Filipinos turn out in thousands for Pacquiao
MANILA: Tens of thousands lined the streets Monday for the welcome home parade of Manny Pacquiao, the most popular sportsman in the Philippines, after he won his sixth world boxing title in the United States.
Pacquiao defied a government request to stay in the US over fears of swine flu but still got a welcome from Philippine President Gloria Arroyo, who declared a national holiday and hosted a state luncheon at the palace for him.
Thought of as perhaps the best pound-for-pound fighter in the world even before his May 2 demolition of Britain's Ricky Hatton, Pacquiao is adored here as a rags-to-riches folk hero whom many see as a potential future president.
"He's the people's champ," said Danilo David, a 39-year-old government employee who filled his tank with two dollars' worth of petrol -- half his daily pay -- just to be a motorcycle escort for Pacquiao's convoy.
"We're happy and privileged to escort him around Manila," David said.
His adoring fans braved the morning tropical heat to throng the streets of Manila, cheering and honking horns as Pacquiao waved to them from a flatbed truck decorated with Filipino flags that wound through the capital.
Office workers left their desks and showered Pacquiao with confetti, chanting "Manny! Manny!" while traffic blocked off side streets to allow the passage of the convoy of more than 30 vehicles, tying up traffic.
He tossed red and white T-shirts that bore his picture and the slogan "King Of The Ring" into the crowd.
"The reception was tremendous," Pacquiao said.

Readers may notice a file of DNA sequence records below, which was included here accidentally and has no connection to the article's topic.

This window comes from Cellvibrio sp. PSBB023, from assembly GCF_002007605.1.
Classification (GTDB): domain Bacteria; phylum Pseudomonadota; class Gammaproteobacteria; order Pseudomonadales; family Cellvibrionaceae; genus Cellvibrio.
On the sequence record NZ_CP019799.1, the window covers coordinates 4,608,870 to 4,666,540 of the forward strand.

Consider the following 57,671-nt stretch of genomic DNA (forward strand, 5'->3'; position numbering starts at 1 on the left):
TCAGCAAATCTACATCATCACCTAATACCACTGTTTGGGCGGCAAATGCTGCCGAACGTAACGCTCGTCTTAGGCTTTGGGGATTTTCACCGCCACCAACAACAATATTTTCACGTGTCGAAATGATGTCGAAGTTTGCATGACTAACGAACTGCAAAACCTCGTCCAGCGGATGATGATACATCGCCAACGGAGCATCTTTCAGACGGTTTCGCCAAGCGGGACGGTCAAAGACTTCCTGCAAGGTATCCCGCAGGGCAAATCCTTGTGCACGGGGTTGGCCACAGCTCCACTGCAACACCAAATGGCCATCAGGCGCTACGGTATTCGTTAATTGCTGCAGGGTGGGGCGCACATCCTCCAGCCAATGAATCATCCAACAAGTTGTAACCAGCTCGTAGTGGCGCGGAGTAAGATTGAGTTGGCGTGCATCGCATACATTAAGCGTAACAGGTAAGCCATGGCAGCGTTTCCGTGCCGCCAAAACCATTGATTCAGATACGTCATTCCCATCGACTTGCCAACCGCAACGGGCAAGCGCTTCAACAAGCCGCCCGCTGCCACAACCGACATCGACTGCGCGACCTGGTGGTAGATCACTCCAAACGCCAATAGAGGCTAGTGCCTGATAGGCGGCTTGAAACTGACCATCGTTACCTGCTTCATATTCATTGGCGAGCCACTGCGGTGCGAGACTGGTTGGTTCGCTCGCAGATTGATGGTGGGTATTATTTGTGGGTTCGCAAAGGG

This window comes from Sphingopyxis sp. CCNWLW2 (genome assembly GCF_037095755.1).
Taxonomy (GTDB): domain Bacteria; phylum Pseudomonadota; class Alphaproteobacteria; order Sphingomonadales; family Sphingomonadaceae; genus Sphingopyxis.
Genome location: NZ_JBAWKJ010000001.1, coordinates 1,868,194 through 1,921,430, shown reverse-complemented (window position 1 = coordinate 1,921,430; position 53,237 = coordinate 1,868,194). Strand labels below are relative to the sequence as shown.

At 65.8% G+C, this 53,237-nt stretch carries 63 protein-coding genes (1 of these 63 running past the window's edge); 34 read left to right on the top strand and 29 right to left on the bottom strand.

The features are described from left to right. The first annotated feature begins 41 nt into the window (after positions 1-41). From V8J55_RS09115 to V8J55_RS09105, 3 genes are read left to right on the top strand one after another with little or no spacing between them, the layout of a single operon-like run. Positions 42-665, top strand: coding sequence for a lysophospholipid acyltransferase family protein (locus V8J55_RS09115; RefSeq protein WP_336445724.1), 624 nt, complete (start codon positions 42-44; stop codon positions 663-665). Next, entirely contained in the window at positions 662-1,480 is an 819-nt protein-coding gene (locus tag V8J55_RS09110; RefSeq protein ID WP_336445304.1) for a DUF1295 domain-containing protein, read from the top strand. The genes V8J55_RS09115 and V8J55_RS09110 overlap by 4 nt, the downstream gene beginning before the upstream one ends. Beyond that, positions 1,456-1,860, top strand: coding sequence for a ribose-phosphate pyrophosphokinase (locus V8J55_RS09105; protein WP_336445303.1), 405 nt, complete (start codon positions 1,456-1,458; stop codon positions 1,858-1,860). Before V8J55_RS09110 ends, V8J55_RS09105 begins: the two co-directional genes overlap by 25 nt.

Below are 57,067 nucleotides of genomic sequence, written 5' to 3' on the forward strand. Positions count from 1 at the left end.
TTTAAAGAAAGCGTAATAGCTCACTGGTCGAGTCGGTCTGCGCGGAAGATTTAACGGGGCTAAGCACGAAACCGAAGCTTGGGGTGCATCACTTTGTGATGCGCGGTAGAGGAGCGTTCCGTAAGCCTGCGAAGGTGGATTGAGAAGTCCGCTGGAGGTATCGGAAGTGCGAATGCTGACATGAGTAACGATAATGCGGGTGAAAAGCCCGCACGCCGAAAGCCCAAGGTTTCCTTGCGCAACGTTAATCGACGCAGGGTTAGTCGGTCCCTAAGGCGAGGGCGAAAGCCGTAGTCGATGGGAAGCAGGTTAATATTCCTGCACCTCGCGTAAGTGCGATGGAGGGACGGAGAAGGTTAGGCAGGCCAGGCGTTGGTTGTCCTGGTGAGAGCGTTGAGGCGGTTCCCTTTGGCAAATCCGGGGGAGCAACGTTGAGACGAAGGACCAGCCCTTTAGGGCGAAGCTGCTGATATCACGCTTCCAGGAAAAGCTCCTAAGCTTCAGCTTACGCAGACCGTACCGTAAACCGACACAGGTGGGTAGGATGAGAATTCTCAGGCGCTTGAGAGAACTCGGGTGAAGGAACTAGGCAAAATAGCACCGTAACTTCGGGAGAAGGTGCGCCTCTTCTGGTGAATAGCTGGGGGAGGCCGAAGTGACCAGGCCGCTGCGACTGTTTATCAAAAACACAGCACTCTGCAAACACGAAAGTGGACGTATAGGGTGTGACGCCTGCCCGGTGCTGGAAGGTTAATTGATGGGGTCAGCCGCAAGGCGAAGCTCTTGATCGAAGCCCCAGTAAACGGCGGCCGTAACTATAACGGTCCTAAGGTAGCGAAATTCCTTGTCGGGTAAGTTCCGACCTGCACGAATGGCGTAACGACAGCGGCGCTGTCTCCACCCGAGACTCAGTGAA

The crowds were especially thick and enthusiastic at the impoverished district of Tondo in Manila's rundown dockyards, where a week earlier thousands had crammed a public gym to watch a free broadcast of the fight.
At the presidential palace, Arroyo played the part of a journalist, interviewing her guest about the Hatton fight for the benefit of the assembled Filipino officials, palace staff and members of Team Pacquiao.
"He was so busy watching my left that he did not see my right hand coming," said Pacquiao, who dropped the Mancunian twice in the first round before sending him to the canvas unconscious at the end of the second round.
"He was not able to adjust his strategy. He fights in a certain style and did not change." Justice Secretary Raul Gonzalez announced that he was appointing Pacquiao as a "special assistant" on "intelligence matters." Gonzalez did not spell out Pacquiao's possible duties or say whether the fighter would be paid.
His International Boxing Organisation junior welterweight title means Pacquiao, who started boxing as light-flyweight in his teens to escape poverty, has equalled the record of six world crowns in different divisions.
Pacquiao is a rare unifying figure for the Philippines, a fractious nation of 92 million people that faces perennial problems of corruption, political upheaval and natural disasters like last week's typhoon that killed dozens.
Emmanuel Pilar, a 62-year-old doctor, said he has been monitoring Pacquiao's fight career since the boxer was a teenager.
"I have a picture of myself with the champ," he said.